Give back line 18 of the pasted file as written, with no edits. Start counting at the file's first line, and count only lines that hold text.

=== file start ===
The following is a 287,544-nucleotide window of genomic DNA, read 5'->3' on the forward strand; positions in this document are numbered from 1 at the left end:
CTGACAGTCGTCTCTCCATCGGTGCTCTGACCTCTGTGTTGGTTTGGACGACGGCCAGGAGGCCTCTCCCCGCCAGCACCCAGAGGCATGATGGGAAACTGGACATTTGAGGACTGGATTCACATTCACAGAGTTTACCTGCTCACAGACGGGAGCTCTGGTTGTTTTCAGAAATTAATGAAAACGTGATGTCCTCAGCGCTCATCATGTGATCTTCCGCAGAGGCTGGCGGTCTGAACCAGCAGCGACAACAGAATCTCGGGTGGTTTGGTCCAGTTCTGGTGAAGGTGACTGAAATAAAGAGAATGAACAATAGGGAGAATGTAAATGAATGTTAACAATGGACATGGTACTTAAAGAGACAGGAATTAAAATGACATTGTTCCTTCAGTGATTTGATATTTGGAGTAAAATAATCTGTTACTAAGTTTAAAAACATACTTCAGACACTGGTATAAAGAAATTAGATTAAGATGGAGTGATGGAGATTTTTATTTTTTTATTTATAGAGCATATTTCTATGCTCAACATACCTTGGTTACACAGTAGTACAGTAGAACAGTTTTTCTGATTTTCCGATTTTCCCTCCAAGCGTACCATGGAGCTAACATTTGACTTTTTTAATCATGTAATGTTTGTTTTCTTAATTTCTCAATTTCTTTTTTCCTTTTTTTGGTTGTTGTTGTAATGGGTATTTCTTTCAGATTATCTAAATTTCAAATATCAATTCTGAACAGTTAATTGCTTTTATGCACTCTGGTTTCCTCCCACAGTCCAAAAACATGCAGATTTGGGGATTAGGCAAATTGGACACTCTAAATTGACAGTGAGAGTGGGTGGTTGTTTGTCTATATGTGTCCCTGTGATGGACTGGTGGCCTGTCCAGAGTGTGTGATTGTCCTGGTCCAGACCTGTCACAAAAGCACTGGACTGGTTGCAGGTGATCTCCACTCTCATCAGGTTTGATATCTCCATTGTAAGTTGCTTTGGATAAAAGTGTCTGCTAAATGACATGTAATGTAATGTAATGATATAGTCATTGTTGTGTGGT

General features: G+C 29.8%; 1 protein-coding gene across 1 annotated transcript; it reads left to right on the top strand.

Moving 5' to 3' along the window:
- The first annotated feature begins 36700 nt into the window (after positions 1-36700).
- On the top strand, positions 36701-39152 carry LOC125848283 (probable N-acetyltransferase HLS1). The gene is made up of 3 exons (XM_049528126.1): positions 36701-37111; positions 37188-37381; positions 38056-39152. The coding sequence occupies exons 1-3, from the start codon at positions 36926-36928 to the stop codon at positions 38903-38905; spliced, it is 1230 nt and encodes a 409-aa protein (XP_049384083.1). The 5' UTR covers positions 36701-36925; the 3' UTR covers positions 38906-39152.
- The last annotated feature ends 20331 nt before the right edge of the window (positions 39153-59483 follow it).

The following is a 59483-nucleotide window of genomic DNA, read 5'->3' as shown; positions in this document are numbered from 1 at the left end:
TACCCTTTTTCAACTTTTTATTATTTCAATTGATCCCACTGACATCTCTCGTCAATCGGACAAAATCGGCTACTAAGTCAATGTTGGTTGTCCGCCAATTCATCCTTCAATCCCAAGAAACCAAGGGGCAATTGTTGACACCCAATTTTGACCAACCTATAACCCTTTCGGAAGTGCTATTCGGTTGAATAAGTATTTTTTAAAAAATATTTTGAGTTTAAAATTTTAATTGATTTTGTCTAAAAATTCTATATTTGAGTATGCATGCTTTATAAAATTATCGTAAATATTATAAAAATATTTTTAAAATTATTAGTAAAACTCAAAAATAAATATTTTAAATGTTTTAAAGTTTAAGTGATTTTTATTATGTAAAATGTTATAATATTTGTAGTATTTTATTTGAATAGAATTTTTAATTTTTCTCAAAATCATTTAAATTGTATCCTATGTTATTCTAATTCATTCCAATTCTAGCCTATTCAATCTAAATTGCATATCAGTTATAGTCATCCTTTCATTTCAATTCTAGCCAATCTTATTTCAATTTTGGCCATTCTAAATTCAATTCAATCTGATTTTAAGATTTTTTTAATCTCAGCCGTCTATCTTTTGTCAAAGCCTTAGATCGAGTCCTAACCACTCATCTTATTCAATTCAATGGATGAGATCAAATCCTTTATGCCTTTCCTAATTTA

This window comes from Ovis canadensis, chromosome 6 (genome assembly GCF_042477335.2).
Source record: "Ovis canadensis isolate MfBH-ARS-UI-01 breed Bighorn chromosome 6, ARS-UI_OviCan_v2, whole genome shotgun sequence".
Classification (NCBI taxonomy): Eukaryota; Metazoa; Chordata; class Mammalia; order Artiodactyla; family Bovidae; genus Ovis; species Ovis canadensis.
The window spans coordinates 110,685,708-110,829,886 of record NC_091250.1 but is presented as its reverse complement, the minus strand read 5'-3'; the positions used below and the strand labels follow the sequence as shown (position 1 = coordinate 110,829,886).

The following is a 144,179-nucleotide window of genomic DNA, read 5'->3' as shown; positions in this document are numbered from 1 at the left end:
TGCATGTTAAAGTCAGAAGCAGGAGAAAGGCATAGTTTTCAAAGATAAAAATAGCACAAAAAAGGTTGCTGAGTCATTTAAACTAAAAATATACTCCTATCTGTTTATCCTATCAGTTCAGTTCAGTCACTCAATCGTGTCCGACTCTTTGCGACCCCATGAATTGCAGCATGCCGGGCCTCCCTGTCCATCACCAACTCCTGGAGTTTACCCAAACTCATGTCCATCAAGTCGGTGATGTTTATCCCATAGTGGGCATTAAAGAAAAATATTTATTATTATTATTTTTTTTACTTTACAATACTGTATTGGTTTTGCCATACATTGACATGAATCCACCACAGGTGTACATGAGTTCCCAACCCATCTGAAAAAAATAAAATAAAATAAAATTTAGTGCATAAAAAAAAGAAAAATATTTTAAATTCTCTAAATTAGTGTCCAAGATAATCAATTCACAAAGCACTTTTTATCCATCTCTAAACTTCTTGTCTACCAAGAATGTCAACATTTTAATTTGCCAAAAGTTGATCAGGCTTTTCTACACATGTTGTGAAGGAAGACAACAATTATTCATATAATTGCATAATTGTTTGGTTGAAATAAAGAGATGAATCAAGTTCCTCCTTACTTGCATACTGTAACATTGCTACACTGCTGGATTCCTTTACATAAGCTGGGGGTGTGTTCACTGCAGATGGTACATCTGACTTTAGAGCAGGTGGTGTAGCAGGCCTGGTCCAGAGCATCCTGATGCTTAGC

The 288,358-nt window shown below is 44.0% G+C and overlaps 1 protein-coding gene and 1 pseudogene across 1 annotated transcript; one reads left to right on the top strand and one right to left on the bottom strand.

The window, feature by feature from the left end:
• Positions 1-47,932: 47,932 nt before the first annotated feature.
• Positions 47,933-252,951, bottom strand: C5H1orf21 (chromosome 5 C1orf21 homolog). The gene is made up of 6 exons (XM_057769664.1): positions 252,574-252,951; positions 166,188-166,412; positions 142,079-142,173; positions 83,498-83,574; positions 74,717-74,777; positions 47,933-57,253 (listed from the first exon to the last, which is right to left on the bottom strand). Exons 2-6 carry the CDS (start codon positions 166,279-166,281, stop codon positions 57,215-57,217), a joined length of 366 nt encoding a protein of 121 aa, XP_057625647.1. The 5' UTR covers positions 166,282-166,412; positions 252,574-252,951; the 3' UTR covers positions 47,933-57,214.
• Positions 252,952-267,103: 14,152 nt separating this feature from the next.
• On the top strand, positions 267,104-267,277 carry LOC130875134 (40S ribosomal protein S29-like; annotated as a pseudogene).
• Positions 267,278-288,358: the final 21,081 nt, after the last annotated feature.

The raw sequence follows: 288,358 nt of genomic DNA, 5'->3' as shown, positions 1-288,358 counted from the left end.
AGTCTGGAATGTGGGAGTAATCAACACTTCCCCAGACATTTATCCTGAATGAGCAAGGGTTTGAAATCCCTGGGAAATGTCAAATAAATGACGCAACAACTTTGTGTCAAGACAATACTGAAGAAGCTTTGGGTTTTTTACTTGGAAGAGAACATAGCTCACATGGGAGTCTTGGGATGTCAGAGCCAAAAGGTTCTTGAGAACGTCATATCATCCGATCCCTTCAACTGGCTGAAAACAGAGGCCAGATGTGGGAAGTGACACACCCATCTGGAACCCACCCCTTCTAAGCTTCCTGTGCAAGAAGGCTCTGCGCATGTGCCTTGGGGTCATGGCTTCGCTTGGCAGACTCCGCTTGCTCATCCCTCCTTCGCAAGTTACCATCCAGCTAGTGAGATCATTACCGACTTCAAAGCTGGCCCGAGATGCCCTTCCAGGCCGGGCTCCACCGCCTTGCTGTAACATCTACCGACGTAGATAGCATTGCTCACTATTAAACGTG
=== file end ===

• Positions 1-47,932: 47,932 nt before the first annotated feature.